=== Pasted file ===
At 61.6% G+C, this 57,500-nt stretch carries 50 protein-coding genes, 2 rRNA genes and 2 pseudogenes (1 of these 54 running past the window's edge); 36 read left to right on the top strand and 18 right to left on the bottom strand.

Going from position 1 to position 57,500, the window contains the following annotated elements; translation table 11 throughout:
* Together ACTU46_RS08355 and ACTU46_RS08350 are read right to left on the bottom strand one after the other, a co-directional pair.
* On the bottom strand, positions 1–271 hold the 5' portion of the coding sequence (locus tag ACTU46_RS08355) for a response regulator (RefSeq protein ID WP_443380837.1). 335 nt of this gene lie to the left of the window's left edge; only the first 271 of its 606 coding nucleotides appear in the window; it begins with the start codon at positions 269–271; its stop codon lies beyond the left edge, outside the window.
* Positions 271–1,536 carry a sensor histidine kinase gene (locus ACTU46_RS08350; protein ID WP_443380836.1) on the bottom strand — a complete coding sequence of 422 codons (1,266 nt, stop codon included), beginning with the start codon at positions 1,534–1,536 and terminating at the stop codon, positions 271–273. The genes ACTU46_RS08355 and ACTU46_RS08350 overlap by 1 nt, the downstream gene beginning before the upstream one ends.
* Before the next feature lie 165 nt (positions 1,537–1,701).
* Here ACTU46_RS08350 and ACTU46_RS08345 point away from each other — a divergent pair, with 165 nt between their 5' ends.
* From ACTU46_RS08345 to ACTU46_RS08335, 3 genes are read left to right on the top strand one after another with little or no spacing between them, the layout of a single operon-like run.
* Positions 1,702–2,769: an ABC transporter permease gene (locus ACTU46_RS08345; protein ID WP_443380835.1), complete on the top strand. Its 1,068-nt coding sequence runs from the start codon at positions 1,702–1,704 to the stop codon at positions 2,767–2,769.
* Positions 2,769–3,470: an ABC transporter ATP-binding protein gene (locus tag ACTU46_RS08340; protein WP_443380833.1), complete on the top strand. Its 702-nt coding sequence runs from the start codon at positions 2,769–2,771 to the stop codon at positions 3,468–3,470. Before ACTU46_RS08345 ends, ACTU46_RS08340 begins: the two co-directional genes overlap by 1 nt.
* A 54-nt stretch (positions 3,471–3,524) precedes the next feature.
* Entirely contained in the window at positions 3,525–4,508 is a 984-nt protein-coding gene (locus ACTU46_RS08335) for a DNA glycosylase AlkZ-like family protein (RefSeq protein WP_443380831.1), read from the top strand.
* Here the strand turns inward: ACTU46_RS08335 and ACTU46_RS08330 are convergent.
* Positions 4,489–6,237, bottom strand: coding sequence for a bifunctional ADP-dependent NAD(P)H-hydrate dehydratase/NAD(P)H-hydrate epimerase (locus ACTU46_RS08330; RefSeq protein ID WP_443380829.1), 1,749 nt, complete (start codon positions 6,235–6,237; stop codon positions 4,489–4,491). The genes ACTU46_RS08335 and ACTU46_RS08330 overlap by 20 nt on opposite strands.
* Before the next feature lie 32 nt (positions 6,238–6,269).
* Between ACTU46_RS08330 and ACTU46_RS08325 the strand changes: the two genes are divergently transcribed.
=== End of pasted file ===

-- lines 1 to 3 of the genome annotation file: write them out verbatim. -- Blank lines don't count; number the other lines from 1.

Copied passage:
At 61.6% G+C, this 57,500-nt stretch carries 50 protein-coding genes, 2 rRNA genes and 2 pseudogenes (1 of these 54 running past the window's edge); 36 read left to right on the top strand and 18 right to left on the bottom strand.

Going from position 1 to position 57,500, the window contains the following annotated elements; translation table 11 throughout:
* Together ACTU46_RS08355 and ACTU46_RS08350 are read right to left on the bottom strand one after the other, a co-directional pair.